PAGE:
How would you feel if you found out that someone had died in your recently purchased home? What if it was the site of a violent crime or paranormal activity? Home sellers are not always required to disclose this information, and it pays to do your research.
Know your rights. In the State of California, if a death occurs on a property more than three years prior to the sale, the seller need not disclose the information unless the interested buyer specifically asks. Unfortunately, even with this requirement, some sellers and even their real estate agents try to hide information that may deter buyers, and because of this it may be worth doing some external research of your own to avoid any unpleasant surprises and lawsuits.
It was for this reason that DiedInHouse.com was born. For $11.99, you can search for the specific home you’re interested in purchasing and find out of there was a death in the home. It is well worth knowing this information for your emotional well-being and your wallet: houses where a murder or suicide have occurred can take 50% longer to sell, and close at an average price of 2-4% less than comparable homes. The stats for homes where a well-publicized murder took place are even bleaker; these homes sell for 35% less.
According to S&P and CoreLogic Housing Price Index numbers, home prices continue to show strong growth over the past year with record year-over-year increases in many cities. Some cities are seeing increases as high as 20% versus the same month last year. These numbers are likely to remind some of the “pre-bubble days” when increases such as these were seen for several years in a row. However, you have to look a little closer at the data to see what’s really driving these numbers.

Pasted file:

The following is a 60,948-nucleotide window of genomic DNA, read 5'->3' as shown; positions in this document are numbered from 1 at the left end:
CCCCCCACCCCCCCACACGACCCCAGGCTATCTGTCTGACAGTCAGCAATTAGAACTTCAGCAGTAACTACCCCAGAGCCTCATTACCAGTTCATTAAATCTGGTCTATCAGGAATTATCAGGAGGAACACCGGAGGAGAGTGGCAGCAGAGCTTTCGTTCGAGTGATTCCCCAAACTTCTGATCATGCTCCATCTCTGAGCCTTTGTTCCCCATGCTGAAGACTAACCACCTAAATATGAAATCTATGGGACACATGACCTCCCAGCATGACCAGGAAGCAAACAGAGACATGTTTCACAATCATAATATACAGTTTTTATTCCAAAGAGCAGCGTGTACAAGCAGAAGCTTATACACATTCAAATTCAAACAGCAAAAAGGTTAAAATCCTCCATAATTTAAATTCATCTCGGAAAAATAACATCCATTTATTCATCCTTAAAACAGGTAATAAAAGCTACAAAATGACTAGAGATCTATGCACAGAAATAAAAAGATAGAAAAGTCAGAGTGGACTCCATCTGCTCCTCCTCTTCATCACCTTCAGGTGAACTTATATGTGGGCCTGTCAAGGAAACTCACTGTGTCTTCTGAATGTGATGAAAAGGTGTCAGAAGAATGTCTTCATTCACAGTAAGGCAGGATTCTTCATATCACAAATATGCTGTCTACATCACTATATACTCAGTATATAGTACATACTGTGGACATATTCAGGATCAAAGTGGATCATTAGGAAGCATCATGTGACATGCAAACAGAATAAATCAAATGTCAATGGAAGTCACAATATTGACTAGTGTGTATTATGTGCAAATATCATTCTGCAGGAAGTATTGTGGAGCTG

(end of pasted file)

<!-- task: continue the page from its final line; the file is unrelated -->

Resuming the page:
Why Did the Crash Hit Some Cities Harder than Others?
The answer to that question has to do with a number of economic factors, though there are similarities amongst the cities that saw the biggest losses in the crash. The cities that were hit hardest by the market downturn are also the cities showing some of the best growth in value according to the S&P/Case-Shiller Housing Price Indices.
Let’s take a look at three cities that posted large increases in May 2013 versus May 2012. Phoenix saw a 20% increase, Vegas 23%, Miami 14%, and San Francisco had an impressive 24% gain. If we graph these cities over the last decade, it’s easy to see how high prices rose and how far they fell.